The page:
Excelsior College will add a new school to its growing college roster this fall. Dr. Scott Dalrymple, Dean of Excelsior’s School of Liberal Arts, is founding dean of the new school. Starting August 28, The School of Public Service will initially offer criminal justice and military studies programs with plans to develop a public administration program in the near future underway.
The School of Public Service is Excelsior’s fifth school, joining the schools of Business and Technology, Health Sciences, Liberal Arts, and Nursing.
Jack Greene, assistant dean, Dr. Michael Verro, program director, and Gretchen Flemming, MSCJ program director, discussed the degrees offered, courses and careers, and future career growth trends.
Excelsior Life: What is the impact of creating a fifth school to Excelsior College?
Greene: The new school will be a mix of cutting-edge theory and street-smart practice. For the college, it will provide an opportunity to grow selected new programs in the public administrations fields. For the students, the school will provide diversity to our programs and increase public perception of Excelsior as a national leader.
Excelsior Life: What degrees are offered within the School of Public Service?
Greene: Initially we will offer a Master of Science in Criminal Justice, Bachelor of Science in Military Studies, and a Bachelor of Science in Criminal Justice with concentrations in Administration of Criminal Justice, Homeland Security and Law Enforcement and Public Safety. We will also offer a Certificate in Homeland Security.
Excelsior Life: Are there plans for any additional master’s degrees in the School of Public Service?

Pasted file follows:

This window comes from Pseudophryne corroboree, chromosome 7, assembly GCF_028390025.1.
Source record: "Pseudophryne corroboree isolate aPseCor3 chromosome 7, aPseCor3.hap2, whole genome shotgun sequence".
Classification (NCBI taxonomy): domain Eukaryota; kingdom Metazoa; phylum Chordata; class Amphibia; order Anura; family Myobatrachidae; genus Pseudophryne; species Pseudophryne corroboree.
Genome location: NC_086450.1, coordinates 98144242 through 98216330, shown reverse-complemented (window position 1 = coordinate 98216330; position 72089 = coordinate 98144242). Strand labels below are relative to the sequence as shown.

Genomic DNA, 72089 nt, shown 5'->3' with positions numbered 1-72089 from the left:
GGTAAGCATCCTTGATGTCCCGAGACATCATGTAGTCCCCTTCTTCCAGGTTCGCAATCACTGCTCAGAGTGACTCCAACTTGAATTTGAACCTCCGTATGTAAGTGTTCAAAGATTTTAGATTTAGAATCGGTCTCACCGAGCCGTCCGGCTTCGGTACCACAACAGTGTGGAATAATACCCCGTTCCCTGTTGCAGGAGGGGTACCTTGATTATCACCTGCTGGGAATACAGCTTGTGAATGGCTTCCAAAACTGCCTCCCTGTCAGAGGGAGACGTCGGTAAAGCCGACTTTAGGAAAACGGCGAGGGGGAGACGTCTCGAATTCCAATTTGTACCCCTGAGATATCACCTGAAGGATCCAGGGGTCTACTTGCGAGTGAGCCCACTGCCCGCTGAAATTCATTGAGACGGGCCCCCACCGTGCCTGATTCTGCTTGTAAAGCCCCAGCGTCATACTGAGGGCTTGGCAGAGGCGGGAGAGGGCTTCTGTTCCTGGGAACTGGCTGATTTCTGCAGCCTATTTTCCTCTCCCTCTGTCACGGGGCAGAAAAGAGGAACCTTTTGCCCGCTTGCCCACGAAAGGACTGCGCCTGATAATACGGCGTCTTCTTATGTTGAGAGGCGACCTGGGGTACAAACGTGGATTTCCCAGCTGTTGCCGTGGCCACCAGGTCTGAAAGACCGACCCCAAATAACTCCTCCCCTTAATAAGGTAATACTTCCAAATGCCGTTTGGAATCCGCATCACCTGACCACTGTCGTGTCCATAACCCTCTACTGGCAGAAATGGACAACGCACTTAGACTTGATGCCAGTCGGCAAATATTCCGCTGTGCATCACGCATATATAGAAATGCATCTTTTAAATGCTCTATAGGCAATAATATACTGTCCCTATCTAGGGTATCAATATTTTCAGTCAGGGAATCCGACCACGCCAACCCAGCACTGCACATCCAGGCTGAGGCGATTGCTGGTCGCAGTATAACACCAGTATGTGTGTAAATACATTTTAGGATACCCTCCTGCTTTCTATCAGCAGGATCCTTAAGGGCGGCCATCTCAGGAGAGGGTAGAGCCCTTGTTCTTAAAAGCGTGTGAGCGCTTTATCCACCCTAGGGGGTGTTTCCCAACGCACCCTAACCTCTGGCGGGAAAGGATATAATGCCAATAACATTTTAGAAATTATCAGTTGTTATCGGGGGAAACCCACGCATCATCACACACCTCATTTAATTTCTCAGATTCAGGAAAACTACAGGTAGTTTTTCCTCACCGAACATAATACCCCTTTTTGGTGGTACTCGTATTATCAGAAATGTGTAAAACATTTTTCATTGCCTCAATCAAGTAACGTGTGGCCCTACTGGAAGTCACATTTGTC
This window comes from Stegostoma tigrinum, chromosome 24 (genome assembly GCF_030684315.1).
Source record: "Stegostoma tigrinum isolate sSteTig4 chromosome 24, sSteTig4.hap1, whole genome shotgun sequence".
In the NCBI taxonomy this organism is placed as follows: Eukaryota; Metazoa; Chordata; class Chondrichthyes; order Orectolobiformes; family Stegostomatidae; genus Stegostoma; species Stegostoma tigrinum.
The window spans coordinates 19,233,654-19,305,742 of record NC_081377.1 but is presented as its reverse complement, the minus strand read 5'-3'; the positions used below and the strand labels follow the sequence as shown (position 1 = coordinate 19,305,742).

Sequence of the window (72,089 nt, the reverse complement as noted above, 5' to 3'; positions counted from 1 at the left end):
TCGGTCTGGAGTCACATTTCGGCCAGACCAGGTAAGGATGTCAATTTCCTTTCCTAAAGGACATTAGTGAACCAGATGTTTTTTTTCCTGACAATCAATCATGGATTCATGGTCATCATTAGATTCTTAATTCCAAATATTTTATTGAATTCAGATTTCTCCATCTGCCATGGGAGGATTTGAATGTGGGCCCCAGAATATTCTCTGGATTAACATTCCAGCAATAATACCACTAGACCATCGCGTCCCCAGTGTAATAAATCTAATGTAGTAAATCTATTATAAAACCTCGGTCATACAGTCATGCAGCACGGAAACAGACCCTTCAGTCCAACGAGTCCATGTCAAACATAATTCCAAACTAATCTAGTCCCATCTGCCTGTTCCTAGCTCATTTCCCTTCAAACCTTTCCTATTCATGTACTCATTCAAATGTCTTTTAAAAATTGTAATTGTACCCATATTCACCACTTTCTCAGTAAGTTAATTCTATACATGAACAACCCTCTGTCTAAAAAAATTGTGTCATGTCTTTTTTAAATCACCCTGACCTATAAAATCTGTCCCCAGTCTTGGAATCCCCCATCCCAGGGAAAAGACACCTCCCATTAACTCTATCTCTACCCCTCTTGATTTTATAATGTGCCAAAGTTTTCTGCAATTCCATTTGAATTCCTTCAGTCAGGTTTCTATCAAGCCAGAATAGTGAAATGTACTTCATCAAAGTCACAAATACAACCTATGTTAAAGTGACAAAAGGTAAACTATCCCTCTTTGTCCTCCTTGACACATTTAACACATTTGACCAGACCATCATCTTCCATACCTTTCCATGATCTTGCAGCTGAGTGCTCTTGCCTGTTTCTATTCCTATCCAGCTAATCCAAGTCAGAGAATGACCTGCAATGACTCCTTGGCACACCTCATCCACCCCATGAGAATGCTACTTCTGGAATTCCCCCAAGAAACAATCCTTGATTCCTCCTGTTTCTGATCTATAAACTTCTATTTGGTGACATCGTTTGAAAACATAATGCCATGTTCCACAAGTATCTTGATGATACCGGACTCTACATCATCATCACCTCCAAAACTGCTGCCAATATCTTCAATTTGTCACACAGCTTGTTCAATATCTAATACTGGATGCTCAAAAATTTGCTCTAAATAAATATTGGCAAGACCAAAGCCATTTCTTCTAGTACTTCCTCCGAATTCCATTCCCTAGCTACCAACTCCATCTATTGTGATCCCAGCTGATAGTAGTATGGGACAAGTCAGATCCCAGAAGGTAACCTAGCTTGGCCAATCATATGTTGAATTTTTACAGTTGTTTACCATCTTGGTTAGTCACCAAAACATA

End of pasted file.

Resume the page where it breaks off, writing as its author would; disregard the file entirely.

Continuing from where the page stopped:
Greene: When the school opens on September 1, 2013 there will be one graduate degree – Master of Science in Criminal Justice (MSCJ). Additional master degrees are being researched in the area of public administration.
In the future, Excelsior College plans to seek regulatory approval to launch new graduate degrees in public administration and public policy, with particular emphasis on health care and not-for-profit management.
Excelsior Life: Can you tell us about the MSCJ degree?
Flemming: As our world changes, response time and organizational leadership during times of crisis have come into the spotlight in the public sector. Whether natural or man-made, the prevention of and protection from events that could endanger the safety of each and every life locally, regionally, nationally or internationally depends on the skills and knowledge of those entrusted to make those decisions quickly and tactically.
The MSCJ is designed to equip the student with the theoretical foundation and skills they need to successfully and proficiently manage the growing and complex challenges in public safety. The challenging curricula will encourage the expansion of the student’s ability for creative thinking and innovative problem solving, while preparing them to lead with assurance, influentially communicate, and inspire hope in times of crisis. Moreover, this all-inclusive program gives students the opportunity to develop the attitudes and performance skills necessary to succeed as a leader in public safety.
Courses and Careers